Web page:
China’s manufacturing sector has declined for the fourth successive month, according to official data.
The official Purchasing Managers' Index (PMI), compiled by the National Bureau of Statistics, was down 0.2 points to 49.6 points. (A reading of less than 50 indicates contraction).
This is the lowest official reading since August 2012.
Both new orders and new export orders fell substantially, reflecting weak demand in both internal and external sectors.
However, another private manufacturing survey by Caixin PMI showed a slight improvement.
While the Caixin PMI also reported its ninth consecutive month of declining activity, the deterioration is the weakest since June.
The Caixin PMI came in at 48.6, up from a reading of 48.3 in October.
Caixin's chief economist He Fan said the result was partly driven by the stabilisation of output volumes, which had been falling for six months.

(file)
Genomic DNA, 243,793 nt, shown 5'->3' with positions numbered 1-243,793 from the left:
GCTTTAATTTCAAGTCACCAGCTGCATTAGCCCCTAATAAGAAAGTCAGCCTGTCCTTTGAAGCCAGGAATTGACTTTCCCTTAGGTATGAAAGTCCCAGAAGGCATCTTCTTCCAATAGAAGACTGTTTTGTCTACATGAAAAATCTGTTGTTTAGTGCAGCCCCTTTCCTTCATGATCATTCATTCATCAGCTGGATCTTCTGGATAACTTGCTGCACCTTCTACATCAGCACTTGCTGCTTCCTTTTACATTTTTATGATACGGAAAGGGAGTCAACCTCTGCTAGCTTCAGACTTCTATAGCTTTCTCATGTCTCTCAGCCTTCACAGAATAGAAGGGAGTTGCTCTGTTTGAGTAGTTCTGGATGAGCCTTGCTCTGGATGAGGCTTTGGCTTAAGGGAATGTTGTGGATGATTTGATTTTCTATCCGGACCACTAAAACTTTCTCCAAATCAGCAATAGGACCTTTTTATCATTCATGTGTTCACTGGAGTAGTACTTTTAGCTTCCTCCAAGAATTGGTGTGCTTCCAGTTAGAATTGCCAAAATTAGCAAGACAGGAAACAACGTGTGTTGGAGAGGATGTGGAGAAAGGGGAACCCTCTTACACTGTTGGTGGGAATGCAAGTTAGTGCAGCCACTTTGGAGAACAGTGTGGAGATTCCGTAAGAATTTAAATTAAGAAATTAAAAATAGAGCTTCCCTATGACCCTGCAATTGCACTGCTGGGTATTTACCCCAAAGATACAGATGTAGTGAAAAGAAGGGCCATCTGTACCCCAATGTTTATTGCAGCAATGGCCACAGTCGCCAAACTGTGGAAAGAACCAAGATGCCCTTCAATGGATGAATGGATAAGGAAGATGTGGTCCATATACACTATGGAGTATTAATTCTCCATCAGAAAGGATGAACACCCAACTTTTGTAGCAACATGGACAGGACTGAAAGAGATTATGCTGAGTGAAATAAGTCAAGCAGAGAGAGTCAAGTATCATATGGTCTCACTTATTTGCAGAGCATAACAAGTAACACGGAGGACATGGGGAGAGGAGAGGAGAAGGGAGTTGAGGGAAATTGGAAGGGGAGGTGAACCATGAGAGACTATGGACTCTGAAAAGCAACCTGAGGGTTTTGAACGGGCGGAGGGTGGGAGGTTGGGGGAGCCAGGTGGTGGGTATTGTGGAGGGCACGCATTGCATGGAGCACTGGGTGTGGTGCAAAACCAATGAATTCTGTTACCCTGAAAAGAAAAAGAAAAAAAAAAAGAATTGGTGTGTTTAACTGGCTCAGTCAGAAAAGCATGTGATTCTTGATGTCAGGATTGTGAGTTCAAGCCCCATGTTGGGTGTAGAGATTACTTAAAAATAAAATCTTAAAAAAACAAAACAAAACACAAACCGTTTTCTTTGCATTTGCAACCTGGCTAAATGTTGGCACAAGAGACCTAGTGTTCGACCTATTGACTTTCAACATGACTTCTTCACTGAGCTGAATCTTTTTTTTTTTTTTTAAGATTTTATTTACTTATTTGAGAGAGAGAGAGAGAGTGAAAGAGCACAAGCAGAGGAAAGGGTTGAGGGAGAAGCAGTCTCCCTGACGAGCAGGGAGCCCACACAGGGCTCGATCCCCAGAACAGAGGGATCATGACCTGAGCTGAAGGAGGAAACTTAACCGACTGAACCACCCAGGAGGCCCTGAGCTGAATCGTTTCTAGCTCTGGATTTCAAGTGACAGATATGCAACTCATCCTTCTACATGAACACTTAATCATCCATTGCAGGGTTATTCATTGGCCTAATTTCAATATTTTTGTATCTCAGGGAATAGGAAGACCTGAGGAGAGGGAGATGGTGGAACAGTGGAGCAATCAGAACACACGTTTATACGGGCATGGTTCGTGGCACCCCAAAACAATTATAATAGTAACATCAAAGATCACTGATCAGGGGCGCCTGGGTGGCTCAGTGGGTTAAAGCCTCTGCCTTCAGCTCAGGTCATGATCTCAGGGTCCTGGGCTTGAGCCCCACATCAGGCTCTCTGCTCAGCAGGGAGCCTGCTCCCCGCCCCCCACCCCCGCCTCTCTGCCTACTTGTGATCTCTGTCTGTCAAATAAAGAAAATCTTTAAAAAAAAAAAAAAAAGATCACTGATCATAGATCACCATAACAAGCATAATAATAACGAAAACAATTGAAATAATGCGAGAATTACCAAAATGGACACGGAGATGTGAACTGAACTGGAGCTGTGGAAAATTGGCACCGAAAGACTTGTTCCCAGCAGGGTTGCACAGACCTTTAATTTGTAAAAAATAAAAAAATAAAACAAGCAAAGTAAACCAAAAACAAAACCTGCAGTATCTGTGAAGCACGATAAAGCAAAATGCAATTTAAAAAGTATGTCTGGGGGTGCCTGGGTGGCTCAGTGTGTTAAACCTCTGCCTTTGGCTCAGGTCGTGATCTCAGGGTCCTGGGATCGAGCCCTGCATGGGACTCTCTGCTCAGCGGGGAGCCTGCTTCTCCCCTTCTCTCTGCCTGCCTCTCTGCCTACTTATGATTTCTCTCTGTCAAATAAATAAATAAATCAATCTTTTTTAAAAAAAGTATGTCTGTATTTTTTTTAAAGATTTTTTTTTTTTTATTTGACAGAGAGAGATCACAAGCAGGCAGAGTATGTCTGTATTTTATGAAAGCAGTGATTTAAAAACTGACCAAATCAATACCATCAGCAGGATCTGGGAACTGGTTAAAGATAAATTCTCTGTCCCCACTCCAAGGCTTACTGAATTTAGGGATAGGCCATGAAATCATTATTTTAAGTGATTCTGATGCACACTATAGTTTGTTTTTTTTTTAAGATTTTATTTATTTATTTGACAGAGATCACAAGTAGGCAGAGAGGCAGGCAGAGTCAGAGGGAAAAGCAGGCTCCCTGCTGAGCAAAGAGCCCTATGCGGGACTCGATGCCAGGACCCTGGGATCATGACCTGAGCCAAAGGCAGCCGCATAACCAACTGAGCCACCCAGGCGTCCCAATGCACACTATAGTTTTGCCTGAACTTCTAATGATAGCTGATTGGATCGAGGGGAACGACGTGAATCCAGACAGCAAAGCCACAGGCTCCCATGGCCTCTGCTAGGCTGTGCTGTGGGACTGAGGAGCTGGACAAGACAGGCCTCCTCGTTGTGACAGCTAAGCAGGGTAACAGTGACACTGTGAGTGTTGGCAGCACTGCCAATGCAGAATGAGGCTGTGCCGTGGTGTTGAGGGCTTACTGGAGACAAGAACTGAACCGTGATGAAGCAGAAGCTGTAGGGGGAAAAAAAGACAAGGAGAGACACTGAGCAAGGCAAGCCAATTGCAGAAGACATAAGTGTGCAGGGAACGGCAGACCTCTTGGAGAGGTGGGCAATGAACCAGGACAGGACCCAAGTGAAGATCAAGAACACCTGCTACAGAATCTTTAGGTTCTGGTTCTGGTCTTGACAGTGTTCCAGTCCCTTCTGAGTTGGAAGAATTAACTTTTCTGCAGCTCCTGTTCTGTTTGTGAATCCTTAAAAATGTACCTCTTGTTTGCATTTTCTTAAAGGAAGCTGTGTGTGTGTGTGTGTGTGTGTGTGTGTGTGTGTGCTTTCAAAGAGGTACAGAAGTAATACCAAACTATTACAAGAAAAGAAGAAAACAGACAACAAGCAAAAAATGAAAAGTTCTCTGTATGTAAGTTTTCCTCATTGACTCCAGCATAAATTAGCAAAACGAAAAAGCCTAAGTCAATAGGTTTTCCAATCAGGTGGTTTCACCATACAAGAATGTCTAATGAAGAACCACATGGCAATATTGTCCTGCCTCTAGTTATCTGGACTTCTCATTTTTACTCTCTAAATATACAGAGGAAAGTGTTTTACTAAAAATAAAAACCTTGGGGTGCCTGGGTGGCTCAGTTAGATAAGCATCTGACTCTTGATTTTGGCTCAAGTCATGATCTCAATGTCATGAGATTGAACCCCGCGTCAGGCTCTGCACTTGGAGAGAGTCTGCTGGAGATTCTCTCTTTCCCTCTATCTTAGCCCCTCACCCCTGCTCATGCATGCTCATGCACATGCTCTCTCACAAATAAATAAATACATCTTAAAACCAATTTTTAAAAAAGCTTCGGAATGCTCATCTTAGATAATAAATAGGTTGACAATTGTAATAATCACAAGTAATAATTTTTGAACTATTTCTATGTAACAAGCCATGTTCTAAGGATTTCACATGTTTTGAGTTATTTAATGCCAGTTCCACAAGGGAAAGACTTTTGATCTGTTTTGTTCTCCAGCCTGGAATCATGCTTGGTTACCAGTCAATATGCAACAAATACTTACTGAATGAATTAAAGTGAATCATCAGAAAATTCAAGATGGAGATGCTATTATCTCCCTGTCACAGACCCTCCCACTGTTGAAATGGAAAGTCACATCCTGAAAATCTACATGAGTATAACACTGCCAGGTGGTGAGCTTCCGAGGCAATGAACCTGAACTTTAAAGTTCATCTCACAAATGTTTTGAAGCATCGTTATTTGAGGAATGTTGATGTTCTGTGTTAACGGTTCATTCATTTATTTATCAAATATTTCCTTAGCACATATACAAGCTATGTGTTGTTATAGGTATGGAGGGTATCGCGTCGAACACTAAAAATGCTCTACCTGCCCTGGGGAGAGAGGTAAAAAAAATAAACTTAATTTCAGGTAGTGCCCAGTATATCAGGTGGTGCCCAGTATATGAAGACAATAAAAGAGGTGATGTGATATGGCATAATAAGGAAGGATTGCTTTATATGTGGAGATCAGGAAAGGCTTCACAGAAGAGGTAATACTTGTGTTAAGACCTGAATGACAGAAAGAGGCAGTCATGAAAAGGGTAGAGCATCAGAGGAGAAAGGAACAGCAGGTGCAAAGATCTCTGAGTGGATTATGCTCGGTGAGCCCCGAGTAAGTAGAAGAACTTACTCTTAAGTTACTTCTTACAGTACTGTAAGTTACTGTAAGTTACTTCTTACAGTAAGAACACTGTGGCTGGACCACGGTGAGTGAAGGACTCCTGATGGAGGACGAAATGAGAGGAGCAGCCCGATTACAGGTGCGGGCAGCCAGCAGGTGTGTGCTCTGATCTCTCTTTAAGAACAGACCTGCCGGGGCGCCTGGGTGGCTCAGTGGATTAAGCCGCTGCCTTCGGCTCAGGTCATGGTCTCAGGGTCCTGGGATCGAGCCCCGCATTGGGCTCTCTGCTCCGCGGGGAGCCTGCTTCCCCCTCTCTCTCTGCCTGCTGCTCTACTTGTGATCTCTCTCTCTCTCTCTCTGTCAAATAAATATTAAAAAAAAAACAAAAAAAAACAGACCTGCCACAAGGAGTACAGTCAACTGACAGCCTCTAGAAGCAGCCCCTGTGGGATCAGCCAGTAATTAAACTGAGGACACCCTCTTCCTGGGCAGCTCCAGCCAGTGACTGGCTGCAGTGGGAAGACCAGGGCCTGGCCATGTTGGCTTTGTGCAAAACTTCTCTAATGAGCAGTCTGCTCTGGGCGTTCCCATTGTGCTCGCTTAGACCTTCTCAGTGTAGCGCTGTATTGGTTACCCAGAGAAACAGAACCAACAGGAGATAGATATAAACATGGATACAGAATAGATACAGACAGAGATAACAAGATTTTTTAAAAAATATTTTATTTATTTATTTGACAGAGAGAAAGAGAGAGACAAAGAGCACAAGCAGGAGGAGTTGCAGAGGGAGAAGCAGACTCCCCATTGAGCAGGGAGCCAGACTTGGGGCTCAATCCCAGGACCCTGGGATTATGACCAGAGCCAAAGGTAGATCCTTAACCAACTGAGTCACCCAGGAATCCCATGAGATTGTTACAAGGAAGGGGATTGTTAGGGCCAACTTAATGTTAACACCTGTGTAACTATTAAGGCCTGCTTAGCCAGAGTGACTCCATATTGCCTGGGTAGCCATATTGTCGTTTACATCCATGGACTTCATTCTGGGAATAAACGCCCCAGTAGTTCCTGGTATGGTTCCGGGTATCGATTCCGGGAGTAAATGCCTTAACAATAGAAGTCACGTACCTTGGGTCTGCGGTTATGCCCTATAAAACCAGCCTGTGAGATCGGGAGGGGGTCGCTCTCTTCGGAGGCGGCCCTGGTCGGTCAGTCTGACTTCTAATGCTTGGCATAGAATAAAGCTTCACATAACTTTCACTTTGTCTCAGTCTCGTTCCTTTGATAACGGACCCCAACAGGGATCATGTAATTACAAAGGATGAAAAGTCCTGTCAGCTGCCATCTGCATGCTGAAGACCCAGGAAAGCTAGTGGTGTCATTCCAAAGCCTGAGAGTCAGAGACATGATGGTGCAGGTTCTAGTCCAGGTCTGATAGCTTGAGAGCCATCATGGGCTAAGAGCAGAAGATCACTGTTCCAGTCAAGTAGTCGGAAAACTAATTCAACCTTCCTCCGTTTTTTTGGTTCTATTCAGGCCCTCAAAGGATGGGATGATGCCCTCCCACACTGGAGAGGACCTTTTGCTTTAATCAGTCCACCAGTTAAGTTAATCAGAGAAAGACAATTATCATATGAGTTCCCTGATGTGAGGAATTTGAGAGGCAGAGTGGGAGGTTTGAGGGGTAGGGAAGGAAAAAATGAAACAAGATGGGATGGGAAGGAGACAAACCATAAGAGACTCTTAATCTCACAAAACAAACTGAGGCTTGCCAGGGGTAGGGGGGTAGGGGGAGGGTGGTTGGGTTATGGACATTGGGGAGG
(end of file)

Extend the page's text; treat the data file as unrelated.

Staffing levels continued to decline, marking the seventh month of falling employment in China's factories.
The Caixin survey tends to have a stronger focus on small to medium enterprises than the official PMI data.
The worrying news for Australia's resources sector is the factories reported a further fall in input prices on the back of lower raw material costs.
Dr Fan said while overall new business fell modestly, new export work rose at the fastest rate in more than a year.
"This indicates that pressure on economic growth has eased and fiscal policy has had a strong effect," Dr Fan said.
"Overall, the economy is still on track to become more stable."